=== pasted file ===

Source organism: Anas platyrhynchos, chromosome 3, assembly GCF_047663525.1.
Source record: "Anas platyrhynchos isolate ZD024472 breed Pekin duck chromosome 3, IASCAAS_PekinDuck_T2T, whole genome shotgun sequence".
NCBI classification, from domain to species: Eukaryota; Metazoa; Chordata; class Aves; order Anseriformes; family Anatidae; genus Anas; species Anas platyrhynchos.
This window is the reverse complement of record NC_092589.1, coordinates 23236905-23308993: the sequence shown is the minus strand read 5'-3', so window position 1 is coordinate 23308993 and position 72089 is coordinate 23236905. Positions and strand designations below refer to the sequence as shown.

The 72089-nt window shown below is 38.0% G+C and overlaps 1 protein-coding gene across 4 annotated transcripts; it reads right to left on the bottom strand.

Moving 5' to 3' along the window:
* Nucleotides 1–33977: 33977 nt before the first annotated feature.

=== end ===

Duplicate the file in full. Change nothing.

Source organism: Anas platyrhynchos, chromosome 3, assembly GCF_047663525.1.
Source record: "Anas platyrhynchos isolate ZD024472 breed Pekin duck chromosome 3, IASCAAS_PekinDuck_T2T, whole genome shotgun sequence".
NCBI classification, from domain to species: Eukaryota; Metazoa; Chordata; class Aves; order Anseriformes; family Anatidae; genus Anas; species Anas platyrhynchos.
This window is the reverse complement of record NC_092589.1, coordinates 23236905-23308993: the sequence shown is the minus strand read 5'-3', so window position 1 is coordinate 23308993 and position 72089 is coordinate 23236905. Positions and strand designations below refer to the sequence as shown.

The 72089-nt window shown below is 38.0% G+C and overlaps 1 protein-coding gene across 4 annotated transcripts; it reads right to left on the bottom strand.

Moving 5' to 3' along the window:
* Nucleotides 1–33977: 33977 nt before the first annotated feature.